Parents, students question District 214's reopening metrics
Amid increasing calls across the suburbs for a full return to school buildings, parents and students in the Northwest suburbs took their turn Thursday to express concerns.
Members of a Facebook group called Reopen D214 came to the Northwest Suburban High School District 214 board meeting Thursday night to demand that schools reopen, and ask that a committee of parents and district officials be formed to get to that goal.
Many questioned the public health metrics the district is using to guide a return of students for in-person instruction, and suggested that, under those standards, it might be next-to-impossible for all students to return this school year.
"Stop trying to manage by statistics, especially when they're absent of logic and reason," said Tony Rosselli, a group organizer and father of a freshman at Buffalo Grove High School. "We're at a critical impasse for this generation's education. Children are failing. The students are mentally sick. Kids are in isolation and solitude for much of the school day."
District 214's updated Return to School plan, released Aug. 28, established four reopening stages based on weekly suburban Cook County COVID-19 new case infection rates per 100,000 individuals. Stage 1 calls for more than 175 weekly cases per 100,000 people, Stage 2 between 70 and 174 cases, Stage 3 between seven and 69 cases and Stage 4 for fewer than seven cases.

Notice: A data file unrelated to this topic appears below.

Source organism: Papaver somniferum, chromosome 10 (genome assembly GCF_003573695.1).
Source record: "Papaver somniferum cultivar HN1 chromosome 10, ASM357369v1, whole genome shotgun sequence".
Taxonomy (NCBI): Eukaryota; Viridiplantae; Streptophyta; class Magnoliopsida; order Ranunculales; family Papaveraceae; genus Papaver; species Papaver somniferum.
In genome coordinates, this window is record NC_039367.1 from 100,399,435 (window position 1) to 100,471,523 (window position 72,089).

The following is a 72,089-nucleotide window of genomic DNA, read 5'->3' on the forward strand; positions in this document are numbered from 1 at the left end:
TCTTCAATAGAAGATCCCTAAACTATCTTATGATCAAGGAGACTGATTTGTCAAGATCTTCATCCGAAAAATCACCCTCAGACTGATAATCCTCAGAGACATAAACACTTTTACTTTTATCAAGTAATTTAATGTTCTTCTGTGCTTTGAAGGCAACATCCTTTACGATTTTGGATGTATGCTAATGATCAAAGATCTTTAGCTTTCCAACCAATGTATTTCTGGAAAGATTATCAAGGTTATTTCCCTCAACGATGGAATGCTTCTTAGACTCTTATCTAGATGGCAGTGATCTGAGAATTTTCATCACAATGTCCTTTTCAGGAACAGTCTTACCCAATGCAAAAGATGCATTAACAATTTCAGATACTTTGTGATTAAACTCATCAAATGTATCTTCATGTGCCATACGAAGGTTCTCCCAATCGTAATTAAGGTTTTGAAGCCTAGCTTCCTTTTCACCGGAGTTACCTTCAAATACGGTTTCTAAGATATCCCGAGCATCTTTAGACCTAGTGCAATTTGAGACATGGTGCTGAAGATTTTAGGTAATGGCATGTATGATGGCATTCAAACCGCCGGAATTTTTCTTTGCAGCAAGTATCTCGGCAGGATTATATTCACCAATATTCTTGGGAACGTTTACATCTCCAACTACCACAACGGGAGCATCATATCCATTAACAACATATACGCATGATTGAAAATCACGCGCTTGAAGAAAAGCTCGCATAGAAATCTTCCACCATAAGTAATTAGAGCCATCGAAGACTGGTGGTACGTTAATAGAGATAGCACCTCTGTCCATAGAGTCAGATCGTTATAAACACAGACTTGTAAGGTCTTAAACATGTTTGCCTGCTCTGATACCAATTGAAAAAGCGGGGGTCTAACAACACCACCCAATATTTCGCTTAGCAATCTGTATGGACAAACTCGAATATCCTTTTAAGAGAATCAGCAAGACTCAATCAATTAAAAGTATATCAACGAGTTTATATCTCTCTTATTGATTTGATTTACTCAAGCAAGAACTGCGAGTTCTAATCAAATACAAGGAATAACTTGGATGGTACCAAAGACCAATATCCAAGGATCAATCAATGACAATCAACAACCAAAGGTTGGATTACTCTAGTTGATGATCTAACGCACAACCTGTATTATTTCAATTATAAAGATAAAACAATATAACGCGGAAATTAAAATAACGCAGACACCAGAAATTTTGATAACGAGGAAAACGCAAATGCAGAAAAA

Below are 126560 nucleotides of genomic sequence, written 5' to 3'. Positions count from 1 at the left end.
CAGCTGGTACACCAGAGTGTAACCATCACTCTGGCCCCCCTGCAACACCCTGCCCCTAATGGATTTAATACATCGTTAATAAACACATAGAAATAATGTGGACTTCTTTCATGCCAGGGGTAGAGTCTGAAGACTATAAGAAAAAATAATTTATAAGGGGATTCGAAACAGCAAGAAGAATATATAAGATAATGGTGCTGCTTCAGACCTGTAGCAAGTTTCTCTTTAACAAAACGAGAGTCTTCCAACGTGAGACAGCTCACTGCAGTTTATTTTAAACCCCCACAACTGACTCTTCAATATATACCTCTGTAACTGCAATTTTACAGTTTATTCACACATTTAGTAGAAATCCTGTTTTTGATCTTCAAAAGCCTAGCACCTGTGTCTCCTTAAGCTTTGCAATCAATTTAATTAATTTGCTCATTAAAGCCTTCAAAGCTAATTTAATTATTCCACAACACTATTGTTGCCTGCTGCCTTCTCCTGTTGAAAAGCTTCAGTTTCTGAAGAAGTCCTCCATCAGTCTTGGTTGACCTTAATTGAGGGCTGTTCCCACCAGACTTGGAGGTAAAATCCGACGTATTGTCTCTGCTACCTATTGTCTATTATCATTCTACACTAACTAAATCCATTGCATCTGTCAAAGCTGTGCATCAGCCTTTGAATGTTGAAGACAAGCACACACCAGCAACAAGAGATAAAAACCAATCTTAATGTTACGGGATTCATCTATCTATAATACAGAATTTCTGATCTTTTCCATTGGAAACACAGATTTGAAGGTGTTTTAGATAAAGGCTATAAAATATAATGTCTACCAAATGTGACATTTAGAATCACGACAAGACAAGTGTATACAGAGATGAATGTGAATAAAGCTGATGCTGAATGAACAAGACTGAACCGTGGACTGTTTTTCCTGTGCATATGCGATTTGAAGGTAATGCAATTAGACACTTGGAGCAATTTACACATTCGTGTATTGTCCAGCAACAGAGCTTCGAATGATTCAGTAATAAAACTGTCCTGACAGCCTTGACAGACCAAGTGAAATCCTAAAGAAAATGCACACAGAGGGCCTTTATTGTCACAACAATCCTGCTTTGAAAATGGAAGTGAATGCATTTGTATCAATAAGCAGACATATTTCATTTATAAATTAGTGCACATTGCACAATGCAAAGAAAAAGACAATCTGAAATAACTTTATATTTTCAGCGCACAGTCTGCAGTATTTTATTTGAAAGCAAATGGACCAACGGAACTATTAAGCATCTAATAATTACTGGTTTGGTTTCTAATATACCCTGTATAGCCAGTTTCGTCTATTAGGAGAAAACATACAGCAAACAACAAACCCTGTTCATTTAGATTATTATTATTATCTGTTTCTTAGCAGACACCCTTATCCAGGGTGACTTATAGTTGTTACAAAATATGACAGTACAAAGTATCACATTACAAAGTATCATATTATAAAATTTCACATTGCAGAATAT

Right now, the district is in Stage 2, where most of the 11,000 students are learning remotely. About 125 students are in school buildings, Superintendent David Schuler said, including those in special education, and those in programs such as automotive, aviation, and practical architecture in construction.
Schuler said the reopening plan drew its selected metrics from recommendations and research conducted by the Northern Illinois Public Health Consortium Return to School Metrics Workgroup and Harvard Global Institute for Health. And, Schuler added, it would be that public health guidance and the COVID-19 numbers in the Northwest suburbs that would determine a move from one stage to the next.
And while some of the 20 or so speakers at the board meeting Thursday pointed to a number of private schools that have reopened, Schuler said those schools are smaller than District 214's public schools. The superintendent reiterated Cook County Department of Public Health guidance that anyone who has been in contact with someone testing positive for COVID-19 for 15 cumulative minutes over a two-day period -- essentially a few hallway passing periods -- would need to quarantine.
"If you have smaller numbers, you can really stagger the times for passing time and we just can't do that with a school of 2,000," Schuler said. "It makes it much more challenging."
But Schuler did announce plans to incrementally welcome back more students -- as much as half of the 11,000 enrollment. Whether in this stage or next, he said first priority would be to bring back students who don't have reliable internet, those who need academic support, those taking lab-based classes and, eventually, all freshmen.